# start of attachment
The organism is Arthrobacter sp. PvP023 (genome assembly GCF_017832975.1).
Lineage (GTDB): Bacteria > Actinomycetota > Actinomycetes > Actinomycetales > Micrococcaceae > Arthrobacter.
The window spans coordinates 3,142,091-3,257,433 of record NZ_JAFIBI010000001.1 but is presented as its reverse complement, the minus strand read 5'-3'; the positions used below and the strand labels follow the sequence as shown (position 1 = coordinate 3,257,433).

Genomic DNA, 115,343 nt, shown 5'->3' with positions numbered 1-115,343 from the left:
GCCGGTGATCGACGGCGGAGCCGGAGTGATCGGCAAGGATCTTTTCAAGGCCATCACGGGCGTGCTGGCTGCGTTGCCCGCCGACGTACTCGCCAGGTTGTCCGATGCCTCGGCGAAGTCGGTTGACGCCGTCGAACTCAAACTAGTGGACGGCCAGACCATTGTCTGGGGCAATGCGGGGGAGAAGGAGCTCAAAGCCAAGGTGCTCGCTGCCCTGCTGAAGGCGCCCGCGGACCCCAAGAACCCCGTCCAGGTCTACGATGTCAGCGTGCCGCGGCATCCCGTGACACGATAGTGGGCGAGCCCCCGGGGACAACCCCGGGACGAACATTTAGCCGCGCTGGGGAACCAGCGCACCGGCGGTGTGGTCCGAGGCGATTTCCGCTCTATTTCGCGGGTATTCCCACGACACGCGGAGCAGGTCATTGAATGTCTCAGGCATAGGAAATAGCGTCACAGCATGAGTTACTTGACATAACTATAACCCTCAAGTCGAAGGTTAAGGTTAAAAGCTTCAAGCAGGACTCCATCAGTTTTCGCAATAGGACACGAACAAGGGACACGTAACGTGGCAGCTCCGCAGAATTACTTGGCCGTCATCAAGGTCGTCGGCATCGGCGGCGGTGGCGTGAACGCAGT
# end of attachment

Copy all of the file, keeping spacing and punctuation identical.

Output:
The organism is Arthrobacter sp. PvP023 (genome assembly GCF_017832975.1).
Lineage (GTDB): Bacteria > Actinomycetota > Actinomycetes > Actinomycetales > Micrococcaceae > Arthrobacter.
The window spans coordinates 3,142,091-3,257,433 of record NZ_JAFIBI010000001.1 but is presented as its reverse complement, the minus strand read 5'-3'; the positions used below and the strand labels follow the sequence as shown (position 1 = coordinate 3,257,433).

Genomic DNA, 115,343 nt, shown 5'->3' with positions numbered 1-115,343 from the left:
GCCGGTGATCGACGGCGGAGCCGGAGTGATCGGCAAGGATCTTTTCAAGGCCATCACGGGCGTGCTGGCTGCGTTGCCCGCCGACGTACTCGCCAGGTTGTCCGATGCCTCGGCGAAGTCGGTTGACGCCGTCGAACTCAAACTAGTGGACGGCCAGACCATTGTCTGGGGCAATGCGGGGGAGAAGGAGCTCAAAGCCAAGGTGCTCGCTGCCCTGCTGAAGGCGCCCGCGGACCCCAAGAACCCCGTCCAGGTCTACGATGTCAGCGTGCCGCGGCATCCCGTGACACGATAGTGGGCGAGCCCCCGGGGACAACCCCGGGACGAACATTTAGCCGCGCTGGGGAACCAGCGCACCGGCGGTGTGGTCCGAGGCGATTTCCGCTCTATTTCGCGGGTATTCCCACGACACGCGGAGCAGGTCATTGAATGTCTCAGGCATAGGAAATAGCGTCACAGCATGAGTTACTTGACATAACTATAACCCTCAAGTCGAAGGTTAAGGTTAAAAGCTTCAAGCAGGACTCCATCAGTTTTCGCAATAGGACACGAACAAGGGACACGTAACGTGGCAGCTCCGCAGAATTACTTGGCCGTCATCAAGGTCGTCGGCATCGGCGGCGGTGGCGTGAACGCAGT